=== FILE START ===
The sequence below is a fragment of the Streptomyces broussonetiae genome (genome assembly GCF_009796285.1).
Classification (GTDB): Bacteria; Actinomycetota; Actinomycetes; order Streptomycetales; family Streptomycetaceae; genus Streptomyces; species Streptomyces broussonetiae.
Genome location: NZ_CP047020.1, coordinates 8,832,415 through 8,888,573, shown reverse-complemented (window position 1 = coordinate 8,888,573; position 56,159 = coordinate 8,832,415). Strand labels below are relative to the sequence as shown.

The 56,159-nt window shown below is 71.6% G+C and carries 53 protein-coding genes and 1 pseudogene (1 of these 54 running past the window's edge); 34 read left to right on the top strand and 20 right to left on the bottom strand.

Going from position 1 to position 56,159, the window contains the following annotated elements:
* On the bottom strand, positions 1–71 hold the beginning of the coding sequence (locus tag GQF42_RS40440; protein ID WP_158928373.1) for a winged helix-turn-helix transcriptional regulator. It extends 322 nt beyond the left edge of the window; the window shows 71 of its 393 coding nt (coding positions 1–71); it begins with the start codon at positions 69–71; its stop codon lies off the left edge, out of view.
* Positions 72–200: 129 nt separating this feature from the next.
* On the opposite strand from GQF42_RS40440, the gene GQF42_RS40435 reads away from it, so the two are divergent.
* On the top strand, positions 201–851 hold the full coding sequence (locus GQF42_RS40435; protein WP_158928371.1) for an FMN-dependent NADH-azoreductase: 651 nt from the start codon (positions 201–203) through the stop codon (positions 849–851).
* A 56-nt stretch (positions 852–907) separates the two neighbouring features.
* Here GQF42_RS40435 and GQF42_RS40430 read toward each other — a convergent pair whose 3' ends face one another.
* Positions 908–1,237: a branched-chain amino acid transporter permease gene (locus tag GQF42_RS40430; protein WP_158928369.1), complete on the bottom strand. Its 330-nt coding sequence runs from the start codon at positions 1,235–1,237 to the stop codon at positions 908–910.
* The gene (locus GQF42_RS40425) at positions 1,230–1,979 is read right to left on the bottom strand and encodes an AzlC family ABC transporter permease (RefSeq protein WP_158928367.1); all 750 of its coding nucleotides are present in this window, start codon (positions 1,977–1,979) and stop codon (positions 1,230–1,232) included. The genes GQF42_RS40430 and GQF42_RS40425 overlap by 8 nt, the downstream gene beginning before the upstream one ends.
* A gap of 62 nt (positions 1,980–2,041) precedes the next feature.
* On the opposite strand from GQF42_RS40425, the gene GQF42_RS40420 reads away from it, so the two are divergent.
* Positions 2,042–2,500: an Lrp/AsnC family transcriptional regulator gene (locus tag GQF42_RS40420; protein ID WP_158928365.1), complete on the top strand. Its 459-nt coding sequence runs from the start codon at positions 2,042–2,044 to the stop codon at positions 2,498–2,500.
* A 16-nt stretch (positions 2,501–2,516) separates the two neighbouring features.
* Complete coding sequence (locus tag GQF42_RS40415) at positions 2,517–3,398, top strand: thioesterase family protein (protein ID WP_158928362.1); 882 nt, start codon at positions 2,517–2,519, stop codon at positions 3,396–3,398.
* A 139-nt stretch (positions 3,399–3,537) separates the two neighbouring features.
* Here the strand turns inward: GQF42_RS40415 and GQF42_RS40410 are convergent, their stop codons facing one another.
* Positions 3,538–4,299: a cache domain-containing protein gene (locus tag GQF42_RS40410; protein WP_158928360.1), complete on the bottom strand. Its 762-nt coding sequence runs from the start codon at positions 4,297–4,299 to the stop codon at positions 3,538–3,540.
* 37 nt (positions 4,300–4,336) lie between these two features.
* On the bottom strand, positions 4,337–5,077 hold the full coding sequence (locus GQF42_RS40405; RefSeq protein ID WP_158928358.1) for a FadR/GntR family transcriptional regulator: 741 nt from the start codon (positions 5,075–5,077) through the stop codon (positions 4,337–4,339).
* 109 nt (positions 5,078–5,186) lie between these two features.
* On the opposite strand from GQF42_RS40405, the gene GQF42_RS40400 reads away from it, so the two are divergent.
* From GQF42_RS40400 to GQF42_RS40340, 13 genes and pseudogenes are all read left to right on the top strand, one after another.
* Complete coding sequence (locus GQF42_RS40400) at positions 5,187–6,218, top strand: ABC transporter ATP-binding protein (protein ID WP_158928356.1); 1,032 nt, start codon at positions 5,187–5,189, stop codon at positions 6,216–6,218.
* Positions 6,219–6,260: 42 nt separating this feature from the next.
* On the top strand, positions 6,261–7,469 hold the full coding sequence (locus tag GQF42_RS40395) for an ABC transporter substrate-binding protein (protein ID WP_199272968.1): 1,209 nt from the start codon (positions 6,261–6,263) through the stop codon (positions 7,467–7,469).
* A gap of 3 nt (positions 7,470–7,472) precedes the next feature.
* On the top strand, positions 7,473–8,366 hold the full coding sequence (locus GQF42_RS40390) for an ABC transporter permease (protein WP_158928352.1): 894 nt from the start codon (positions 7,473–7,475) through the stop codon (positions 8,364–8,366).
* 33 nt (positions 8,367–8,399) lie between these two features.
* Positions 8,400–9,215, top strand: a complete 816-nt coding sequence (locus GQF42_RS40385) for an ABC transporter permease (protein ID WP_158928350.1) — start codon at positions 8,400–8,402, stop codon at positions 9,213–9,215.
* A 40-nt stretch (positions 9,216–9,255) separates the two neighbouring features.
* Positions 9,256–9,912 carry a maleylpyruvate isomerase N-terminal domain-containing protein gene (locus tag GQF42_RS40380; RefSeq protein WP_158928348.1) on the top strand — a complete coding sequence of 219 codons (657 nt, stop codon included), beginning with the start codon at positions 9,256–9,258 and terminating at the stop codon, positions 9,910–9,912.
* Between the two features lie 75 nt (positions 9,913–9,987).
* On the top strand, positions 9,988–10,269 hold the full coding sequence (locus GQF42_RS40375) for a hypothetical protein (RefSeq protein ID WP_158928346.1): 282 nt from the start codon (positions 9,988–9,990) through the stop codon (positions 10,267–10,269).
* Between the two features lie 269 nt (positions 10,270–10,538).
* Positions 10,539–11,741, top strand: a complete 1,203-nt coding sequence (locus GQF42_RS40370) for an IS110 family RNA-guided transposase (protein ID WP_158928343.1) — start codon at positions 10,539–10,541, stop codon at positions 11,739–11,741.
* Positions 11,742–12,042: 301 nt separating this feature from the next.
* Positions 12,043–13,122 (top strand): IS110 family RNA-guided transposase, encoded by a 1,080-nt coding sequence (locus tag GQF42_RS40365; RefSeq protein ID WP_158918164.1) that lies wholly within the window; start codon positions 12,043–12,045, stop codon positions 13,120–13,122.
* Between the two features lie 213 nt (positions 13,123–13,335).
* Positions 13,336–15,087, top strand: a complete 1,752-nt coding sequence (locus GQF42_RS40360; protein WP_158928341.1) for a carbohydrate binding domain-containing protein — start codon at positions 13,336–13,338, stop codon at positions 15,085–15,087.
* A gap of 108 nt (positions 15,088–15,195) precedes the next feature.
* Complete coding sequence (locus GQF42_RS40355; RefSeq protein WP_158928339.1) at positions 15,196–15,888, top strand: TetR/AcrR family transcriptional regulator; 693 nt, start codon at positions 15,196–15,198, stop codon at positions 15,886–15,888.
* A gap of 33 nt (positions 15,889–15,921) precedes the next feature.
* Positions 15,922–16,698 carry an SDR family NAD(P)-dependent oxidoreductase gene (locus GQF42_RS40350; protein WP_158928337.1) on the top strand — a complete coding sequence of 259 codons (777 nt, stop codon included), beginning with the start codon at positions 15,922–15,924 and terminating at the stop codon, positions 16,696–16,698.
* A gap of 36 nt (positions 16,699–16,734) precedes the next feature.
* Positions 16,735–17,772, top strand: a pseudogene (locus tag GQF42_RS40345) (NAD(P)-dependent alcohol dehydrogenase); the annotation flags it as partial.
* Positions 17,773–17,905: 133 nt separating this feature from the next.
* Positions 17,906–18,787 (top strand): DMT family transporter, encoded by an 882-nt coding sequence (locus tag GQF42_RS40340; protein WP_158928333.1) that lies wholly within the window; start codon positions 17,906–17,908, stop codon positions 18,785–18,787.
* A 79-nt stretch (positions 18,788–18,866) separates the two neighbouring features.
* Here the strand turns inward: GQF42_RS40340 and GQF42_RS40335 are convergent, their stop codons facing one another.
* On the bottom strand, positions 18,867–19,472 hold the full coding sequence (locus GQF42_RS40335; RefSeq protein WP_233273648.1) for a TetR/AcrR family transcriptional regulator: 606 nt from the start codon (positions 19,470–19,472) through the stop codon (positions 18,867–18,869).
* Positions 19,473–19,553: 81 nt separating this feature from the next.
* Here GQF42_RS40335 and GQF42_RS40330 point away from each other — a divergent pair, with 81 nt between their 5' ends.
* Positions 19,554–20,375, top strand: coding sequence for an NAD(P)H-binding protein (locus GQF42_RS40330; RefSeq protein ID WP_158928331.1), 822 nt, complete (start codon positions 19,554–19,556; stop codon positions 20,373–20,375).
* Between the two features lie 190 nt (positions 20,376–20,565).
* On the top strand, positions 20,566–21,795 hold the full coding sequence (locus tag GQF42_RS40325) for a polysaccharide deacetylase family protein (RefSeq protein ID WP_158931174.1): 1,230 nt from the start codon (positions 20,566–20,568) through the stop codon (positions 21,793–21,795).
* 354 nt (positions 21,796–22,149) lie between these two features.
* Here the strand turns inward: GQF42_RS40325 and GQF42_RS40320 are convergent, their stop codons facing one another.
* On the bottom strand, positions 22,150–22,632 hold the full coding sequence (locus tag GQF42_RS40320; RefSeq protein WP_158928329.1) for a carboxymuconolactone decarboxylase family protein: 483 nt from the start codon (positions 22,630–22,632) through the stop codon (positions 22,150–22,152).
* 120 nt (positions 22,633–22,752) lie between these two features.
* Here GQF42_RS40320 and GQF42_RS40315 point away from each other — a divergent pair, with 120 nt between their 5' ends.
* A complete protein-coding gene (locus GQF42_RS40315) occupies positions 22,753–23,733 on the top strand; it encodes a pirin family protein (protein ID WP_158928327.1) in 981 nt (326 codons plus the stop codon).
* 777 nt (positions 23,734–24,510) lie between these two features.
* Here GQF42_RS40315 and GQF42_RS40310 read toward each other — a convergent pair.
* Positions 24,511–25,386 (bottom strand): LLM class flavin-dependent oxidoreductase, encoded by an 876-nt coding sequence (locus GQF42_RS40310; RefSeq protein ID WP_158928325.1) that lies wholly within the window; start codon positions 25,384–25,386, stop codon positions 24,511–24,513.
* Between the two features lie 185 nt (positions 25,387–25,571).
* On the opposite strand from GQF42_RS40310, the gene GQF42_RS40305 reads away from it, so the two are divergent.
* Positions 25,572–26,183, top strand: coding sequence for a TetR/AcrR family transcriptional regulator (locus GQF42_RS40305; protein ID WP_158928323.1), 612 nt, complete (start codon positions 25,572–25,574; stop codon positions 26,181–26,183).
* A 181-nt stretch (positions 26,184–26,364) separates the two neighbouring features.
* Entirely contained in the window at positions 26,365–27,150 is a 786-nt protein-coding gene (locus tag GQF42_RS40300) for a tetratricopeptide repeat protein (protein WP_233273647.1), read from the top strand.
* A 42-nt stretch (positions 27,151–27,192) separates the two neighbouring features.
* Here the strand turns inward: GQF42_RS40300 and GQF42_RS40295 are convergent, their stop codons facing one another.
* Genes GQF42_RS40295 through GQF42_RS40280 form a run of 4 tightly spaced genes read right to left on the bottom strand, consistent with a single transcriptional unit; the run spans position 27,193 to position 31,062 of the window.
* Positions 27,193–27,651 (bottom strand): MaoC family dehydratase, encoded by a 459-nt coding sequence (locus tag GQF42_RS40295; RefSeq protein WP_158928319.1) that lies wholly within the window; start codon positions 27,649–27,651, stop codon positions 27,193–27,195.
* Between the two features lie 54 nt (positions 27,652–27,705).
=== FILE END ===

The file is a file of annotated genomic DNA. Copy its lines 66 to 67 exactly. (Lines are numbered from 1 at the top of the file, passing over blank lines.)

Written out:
* 777 nt (positions 23,734–24,510) lie between these two features.
* Here GQF42_RS40315 and GQF42_RS40310 read toward each other — a convergent pair.